Vive la Difference
Befriend the Other

For the First Earth Run to succeed many people of different cultures, races, religions, and political ideologies had to work together. This was not easy because our differences at times caused us to clash. The simple act of organizing a torch ceremony in each country was such an experience. The Japanese wanted it highly choreographed, the Africans wanted it celebratory and more spontaneous, and for the Russians and Chinese it was quite political. I had to expand beyond how I thought it should be and enter into each of these cultures with an open mind. Each time I was willing to enlarge my way of thinking and doing things, I felt myself evolving as a human being.

I also discovered that although there were differences, there were also similarities. We each wanted to make a contribution with our lives. We each wanted to create a better future for the children of the world. We each were excited by the possibility to do something important. In the end, it was learning how to combine our differences and similarities that allowed us to succeed.

Our world needs many signing up for the great adventure of learning from each other. For the human experiment to thrive, it will require us to stretch beyond our comfort zones. We may not always agree with a person’s thinking or approach to life, but we and the world will get bigger through the effort.

This simple and profound action invites you to befriend and learn from the people who are different from you. Look for them throughout your life: they live your block, you work with them, they are in your community, they show up in your email inbox, and if you are more adventurous, they live all over the planet. Take this action with a group of people you would like to spend more time with such as friends, neighbors or a faith-based group. Five to eight people is a good size as it allows for more intimate sharing.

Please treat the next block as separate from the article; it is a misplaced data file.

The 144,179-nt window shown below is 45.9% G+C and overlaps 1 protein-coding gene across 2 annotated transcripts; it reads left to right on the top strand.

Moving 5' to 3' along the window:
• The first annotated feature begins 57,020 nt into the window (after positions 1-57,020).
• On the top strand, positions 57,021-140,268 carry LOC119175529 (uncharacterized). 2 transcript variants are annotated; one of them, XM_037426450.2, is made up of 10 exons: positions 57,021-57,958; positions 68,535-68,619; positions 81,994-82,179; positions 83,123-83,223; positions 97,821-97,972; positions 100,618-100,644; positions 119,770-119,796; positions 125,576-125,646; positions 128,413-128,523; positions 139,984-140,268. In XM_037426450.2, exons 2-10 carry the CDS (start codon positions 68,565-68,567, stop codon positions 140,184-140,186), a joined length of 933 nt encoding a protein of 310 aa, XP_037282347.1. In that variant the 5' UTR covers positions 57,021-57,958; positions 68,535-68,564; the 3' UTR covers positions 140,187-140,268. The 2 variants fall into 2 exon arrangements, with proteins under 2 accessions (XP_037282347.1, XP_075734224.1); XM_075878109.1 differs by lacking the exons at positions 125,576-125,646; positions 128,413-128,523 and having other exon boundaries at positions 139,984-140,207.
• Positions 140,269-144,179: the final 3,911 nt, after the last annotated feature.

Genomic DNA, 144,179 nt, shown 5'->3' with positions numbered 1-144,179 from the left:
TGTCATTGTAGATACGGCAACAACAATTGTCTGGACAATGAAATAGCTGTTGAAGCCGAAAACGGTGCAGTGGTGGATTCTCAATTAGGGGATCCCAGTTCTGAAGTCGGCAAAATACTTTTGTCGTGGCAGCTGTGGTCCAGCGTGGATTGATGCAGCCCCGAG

Invite these individuals to your home to view and discuss the First Earth Run video.
Having shown this video to thousands of people over the years it is catalytic. It brings to the surface one’s hope and dreams for the world. It rekindles a person’s idealism that may have gotten buried under the busyness of life. It provides the rare experience of our shared humanity. And for some, it puts them in touch with their despair about the world and belief that they can’t do anything to make it better.

After viewing the video, invite people to share how it made them feel. This is a rich process and will surface the feelings above. Then help them translate this opening into action by asking them these three questions: What can I do in my life to befriend and learn from those who are different from me? What might happen if many people took this action all around the world? What commitment am I willing to make to act on these insights?

When everyone has finished writing, invite each person to talk about what they wrote. After all have spoken, ask them to share with the group what they learned. Then inquire if the group would like to take this further by scheduling a time to meet every month or two to discuss what everyone is learning and provide one another support. We call these support groups “Field Unifying Nodes” or FUN for short. Imagine FUN breaking out all over the planet. Imagine you and your friends being at the epicenter of peace on earth. Imagine yourself creating this future for our world.

Action 4